The heading of your article is exciting and (sadly) frighteningly true. We don't live in a democracy but a benevolent dictatorship. Recently I asked my Federal member, Paul Fletcher, whether he voted for what I (and my Kuringai electors) want or what Tony Abbott wants. His reply was typically off-subject. The man has a good job and he doesn't want to lose it. And the superannuation is not bad. Party politics has killed democracy. Agree?

Jim McDonald | 05 March 2013  

Thanks John for this article. "Use it or lose it" could well apply to democracy. In many ways our democratic system is slowly being eroded by the power of lobbyocracy. Power and capital is slowly being drawn into fewer and fewer hands. As far as the Australian Senate is concerned it really annoys me that we give the first vote to the one nominated by the party. There is nothing wrong with voting for your preferred candidate. Voting above the line pleases the party machine but a more democratic decision would have been to number as many numbers as was warranted not the whole lot as it is very easy then to accidentally vote informally.

Anne Schmid | 05 March 2013  

This article is about the ACT Liberals, but it could be about Gillard and the NT ALP, imposing yet another political novice, not even a member of the ALP when touched upon the shoulder to sit for the rest of her life on red leather and, if she is anything like Garrett, make a complete fool of herself, from having absolutely no idea how the machinations of the ALP operate, even though her prize was the result of an A Class act of ALP bastardry. Remember the footballers wife in South Australia,running for the ALP, mocked in the media for having been a Liberal Party member and having no idea whatsoever about party politics or even just 'politics'? Another 'good idea'? It is, of course, up to 'the public' to join in the political processes and the situation described here is the sad reflection of just how low in the rank of 'respect' politicians have fallen, but probably also a reflection of how well-off most people are that they do not understand what a life with fully privatised health, housing, transport and education at all levels will be like. And that is as much the failure of the ALP to understand the electorate, by pre-selecting plonkers and clapped out union careerists, just like here in this story with the Liberals.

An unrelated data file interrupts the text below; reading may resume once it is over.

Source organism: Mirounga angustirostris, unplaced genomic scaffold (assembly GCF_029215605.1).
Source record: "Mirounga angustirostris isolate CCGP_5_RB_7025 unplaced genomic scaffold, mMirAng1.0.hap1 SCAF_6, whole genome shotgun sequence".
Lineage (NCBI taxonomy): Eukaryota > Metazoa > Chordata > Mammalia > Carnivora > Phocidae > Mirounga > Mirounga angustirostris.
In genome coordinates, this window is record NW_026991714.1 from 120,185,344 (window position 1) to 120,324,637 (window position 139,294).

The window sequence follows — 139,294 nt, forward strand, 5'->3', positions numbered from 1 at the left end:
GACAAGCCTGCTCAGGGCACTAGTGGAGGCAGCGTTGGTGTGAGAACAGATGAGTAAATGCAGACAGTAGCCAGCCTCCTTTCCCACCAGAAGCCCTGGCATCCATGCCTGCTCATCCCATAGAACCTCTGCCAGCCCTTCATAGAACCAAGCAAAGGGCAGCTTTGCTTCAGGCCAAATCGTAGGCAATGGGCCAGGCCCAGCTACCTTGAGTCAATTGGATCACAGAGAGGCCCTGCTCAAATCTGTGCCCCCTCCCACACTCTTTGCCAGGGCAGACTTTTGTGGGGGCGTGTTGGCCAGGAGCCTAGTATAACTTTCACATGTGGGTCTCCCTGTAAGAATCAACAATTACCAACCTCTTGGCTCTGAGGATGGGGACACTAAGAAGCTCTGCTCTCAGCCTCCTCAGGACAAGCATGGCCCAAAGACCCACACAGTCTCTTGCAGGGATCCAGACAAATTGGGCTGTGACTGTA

Janice Wallace | 05 March 2013  

The factions in the ALP and the "wets and the "dries" in the Libs have control. Sometimes this is OK but often we as members are let down. In WA Senator Bishop has at last been dropped to a lower ranking, not before time but the bloke like;y to replace him is worse.

clem schaper | 05 March 2013  

I realise that it has become accepted by common (bad) practice...but it would be really satisfying to read: "...FEWER than 200..." ...and a lot less of LESS!

Eugene | 05 March 2013  

John Warhurst's article is right on the money! Headlines over recent times have demonstrated cleary how often successful political candidates have been found to be morally weak and/or intellectually challenged, with little evidence of any clear political convictions, but a powerful desire to stay in office long enough to be financially secure for the rest of their lives. They would never have been chosen as candidates if the party members had been looking for qualities of integrity, intelligence, relevant experience and a vision for the future of Australia!

Rob Brennan | 05 March 2013  

The article is about politics, but it mirrors the Dialectic Idealism we see in religions in general and also in the Catholic Church. To be effective every ideal needs to build up a group or community to promote it. Because of our social nature and the different groupings that are formed, often the Group looms larger than the ideal, and can result in the Ideal being suppressed or distorted. Christianity began by professing a Universal Love, which freed us from the strictures of ancient traditional ways, and stimulated a more spiritual approach. The cycle has turned so that a different set of old traditions are now the priority of the relatively few who make the decisions, and are apparently either oblivious or indifferent to the alienation of vast numbers of former followers. Or are unwilling to rise above the misinterpretations of the past. Or are simply unable to find the spiritual path that will reconcile all our aspirations.

Robert Liddy | 06 March 2013  

Robert Liddy's comment is spot on. The same problem occurs in private enterprise, educational institutions, and the community sector. Too often (or is it always eventually) the controlling 'group' becomes more interested in retaining power per se than in pursuing the original objectives and reproduces itself by cloning. In doing so it so closes down all avenues of reform and revitalisation so that in the end the organisation dies (or is killed off by a revolution) only to be replaced by another group of bright-eyed and bushy-tailed idealists who are destined to repeat the cycle. So is this repeated cycling inevitable, or is there a way of avoiding the problem?

Ginger Meggs | 08 March 2013